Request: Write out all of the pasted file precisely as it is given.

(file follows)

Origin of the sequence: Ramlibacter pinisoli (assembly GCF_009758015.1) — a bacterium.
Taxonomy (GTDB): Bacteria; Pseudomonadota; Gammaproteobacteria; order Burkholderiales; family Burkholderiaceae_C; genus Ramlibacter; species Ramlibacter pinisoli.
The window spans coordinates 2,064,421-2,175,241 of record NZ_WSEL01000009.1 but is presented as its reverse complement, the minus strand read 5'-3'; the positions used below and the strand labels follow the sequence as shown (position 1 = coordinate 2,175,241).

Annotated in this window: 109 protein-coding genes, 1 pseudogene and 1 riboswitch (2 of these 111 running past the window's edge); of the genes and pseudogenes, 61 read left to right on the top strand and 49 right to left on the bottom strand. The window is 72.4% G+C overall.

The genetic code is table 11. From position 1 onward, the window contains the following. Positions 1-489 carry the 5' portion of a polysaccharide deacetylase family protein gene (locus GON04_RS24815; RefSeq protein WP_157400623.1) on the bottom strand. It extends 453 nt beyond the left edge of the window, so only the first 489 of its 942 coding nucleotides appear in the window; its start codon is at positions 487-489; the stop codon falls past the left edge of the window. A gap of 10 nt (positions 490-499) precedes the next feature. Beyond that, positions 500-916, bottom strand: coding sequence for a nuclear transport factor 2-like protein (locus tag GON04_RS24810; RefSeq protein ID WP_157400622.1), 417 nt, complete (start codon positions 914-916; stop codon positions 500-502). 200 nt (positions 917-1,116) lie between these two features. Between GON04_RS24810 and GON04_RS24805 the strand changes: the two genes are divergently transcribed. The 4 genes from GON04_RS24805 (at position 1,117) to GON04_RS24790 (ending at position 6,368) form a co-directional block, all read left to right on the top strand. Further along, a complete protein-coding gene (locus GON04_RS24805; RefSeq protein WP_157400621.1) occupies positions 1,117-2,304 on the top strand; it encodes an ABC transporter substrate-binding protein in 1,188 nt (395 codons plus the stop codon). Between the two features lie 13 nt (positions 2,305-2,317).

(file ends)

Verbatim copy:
Origin of the sequence: Ramlibacter pinisoli (assembly GCF_009758015.1) — a bacterium.
Taxonomy (GTDB): Bacteria; Pseudomonadota; Gammaproteobacteria; order Burkholderiales; family Burkholderiaceae_C; genus Ramlibacter; species Ramlibacter pinisoli.
The window spans coordinates 2,064,421-2,175,241 of record NZ_WSEL01000009.1 but is presented as its reverse complement, the minus strand read 5'-3'; the positions used below and the strand labels follow the sequence as shown (position 1 = coordinate 2,175,241).

Annotated in this window: 109 protein-coding genes, 1 pseudogene and 1 riboswitch (2 of these 111 running past the window's edge); of the genes and pseudogenes, 61 read left to right on the top strand and 49 right to left on the bottom strand. The window is 72.4% G+C overall.

The genetic code is table 11. From position 1 onward, the window contains the following. Positions 1-489 carry the 5' portion of a polysaccharide deacetylase family protein gene (locus GON04_RS24815; RefSeq protein WP_157400623.1) on the bottom strand. It extends 453 nt beyond the left edge of the window, so only the first 489 of its 942 coding nucleotides appear in the window; its start codon is at positions 487-489; the stop codon falls past the left edge of the window. A gap of 10 nt (positions 490-499) precedes the next feature. Beyond that, positions 500-916, bottom strand: coding sequence for a nuclear transport factor 2-like protein (locus tag GON04_RS24810; RefSeq protein ID WP_157400622.1), 417 nt, complete (start codon positions 914-916; stop codon positions 500-502). 200 nt (positions 917-1,116) lie between these two features. Between GON04_RS24810 and GON04_RS24805 the strand changes: the two genes are divergently transcribed. The 4 genes from GON04_RS24805 (at position 1,117) to GON04_RS24790 (ending at position 6,368) form a co-directional block, all read left to right on the top strand. Further along, a complete protein-coding gene (locus GON04_RS24805; RefSeq protein WP_157400621.1) occupies positions 1,117-2,304 on the top strand; it encodes an ABC transporter substrate-binding protein in 1,188 nt (395 codons plus the stop codon). Between the two features lie 13 nt (positions 2,305-2,317).